Secondary (i.e., heterotrophic or animal) production is a main pathway of energy flow through an ecosystem as it makes energy available to consumers, including humans. Its estimation can play a valuable role in the examination of linkages between ecosystem functions and services. We found that oil and gas platforms off the coast of California have the highest secondary fish production per unit area of seafloor of any marine habitat that has been studied, about an order of magnitude higher than fish communities from other marine ecosystems. Most previous estimates have come from estuarine environments, generally regarded as one of the most productive ecosystems globally. High rates of fish production on these platforms ultimately result from high levels of recruitment and the subsequent growth of primarily rockfish (genus Sebastes) larvae and pelagic juveniles to the substantial amount of complex hardscape habitat created by the platform structure distributed throughout the water column. The platforms have a high ratio of structural surface area to seafloor surface area, resulting in large amounts of habitat for juvenile and adult demersal fishes over a relatively small footprint of seafloor. Understanding the biological implications of these structures will inform policy related to the decommissioning of existing (e.g., oil and gas platforms) and implementation of emerging (e.g., wind, marine hydrokinetic) energy technologies.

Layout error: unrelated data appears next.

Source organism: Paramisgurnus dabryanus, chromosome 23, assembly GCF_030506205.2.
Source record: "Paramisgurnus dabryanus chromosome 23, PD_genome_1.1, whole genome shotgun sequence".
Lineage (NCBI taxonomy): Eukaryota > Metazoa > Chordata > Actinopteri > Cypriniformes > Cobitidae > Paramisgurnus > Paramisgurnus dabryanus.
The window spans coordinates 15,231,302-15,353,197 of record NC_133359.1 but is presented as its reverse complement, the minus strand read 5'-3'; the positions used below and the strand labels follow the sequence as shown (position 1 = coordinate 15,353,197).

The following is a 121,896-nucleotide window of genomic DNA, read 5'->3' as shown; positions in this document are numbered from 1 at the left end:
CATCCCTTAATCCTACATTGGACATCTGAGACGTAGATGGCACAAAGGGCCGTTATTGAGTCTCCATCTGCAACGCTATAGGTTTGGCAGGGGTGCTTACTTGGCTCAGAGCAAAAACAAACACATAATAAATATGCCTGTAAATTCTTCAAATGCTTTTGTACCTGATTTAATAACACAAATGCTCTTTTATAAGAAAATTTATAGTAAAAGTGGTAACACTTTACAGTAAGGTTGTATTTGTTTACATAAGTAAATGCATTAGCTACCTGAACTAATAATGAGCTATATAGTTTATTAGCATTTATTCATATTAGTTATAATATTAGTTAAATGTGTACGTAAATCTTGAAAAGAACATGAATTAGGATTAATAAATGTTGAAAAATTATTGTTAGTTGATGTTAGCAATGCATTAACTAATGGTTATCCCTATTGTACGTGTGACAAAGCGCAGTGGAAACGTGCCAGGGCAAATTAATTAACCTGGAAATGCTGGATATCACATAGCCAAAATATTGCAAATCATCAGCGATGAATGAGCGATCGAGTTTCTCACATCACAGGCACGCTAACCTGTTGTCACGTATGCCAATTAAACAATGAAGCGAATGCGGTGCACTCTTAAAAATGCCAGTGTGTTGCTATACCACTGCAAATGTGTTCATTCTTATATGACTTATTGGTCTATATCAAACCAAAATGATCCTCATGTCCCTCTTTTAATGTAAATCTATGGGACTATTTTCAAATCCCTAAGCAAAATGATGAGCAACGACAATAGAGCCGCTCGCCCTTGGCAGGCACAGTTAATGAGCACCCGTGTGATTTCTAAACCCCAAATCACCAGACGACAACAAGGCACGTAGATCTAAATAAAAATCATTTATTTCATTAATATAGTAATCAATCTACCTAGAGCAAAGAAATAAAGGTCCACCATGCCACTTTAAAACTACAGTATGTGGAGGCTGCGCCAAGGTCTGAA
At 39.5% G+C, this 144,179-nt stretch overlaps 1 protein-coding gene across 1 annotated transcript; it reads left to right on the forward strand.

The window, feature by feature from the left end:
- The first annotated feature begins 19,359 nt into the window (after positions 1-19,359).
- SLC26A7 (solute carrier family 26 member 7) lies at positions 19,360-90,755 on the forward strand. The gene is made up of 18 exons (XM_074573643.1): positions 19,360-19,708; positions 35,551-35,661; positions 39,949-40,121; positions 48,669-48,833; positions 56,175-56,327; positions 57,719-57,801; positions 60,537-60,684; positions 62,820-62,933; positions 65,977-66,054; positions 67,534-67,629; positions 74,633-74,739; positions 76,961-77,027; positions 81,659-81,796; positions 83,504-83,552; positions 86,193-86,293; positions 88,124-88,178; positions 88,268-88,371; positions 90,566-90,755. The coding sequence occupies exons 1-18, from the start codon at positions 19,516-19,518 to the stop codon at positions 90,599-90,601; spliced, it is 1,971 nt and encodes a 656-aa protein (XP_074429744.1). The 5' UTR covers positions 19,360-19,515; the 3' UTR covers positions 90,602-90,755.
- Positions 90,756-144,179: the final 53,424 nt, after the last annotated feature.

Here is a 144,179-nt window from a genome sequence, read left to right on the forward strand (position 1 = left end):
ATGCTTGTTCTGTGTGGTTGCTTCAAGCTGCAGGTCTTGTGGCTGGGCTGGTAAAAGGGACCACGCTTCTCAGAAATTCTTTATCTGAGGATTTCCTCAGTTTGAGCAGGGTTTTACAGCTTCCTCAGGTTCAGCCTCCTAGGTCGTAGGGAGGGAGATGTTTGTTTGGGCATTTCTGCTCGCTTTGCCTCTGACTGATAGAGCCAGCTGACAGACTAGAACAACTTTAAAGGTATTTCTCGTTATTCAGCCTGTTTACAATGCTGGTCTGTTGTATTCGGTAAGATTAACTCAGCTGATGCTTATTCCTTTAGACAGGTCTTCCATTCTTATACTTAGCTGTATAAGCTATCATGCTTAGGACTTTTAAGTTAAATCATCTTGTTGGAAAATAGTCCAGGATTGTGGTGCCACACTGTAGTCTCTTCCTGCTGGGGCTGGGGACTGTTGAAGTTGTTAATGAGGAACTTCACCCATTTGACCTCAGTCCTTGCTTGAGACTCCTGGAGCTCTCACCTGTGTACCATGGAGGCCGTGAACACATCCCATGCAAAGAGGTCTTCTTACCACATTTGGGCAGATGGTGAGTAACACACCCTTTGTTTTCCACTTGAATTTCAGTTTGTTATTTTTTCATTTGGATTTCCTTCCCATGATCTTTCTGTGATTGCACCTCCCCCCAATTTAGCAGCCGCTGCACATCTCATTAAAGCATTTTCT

A major challenge for ecological research is to identify ways to improve resilience to climate-induced changes in order to secure the ecosystem functions of natural systems, as well as ecosystem services for human welfare. With respect to aquatic ecosystems, interactions between climate warming and the elevated runoff of humic substances (brownification) may strongly affect ecosystem functions and services. However, we hitherto lack the adaptive management tools needed to counteract such global-scale effects on freshwater ecosystems. Here we show, both experimentally and using monitoring data, that predicted climatic warming and brownification will reduce freshwater quality by exacerbating cyanobacterial growth and toxin levels. Furthermore, in a model based on long-term data from a natural system, we demonstrate that food web management has the potential to increase the resilience of freshwater systems against the growth of harmful cyanobacteria, and thereby that local efforts offer an opportunity to secure our water resources against some of the negative impacts of climate warming and brownification. This allows for novel policy action at a local scale to counteract effects of global-scale environmental change, thereby providing a buffer period and a safer operating space until climate mitigation strategies are effectively established.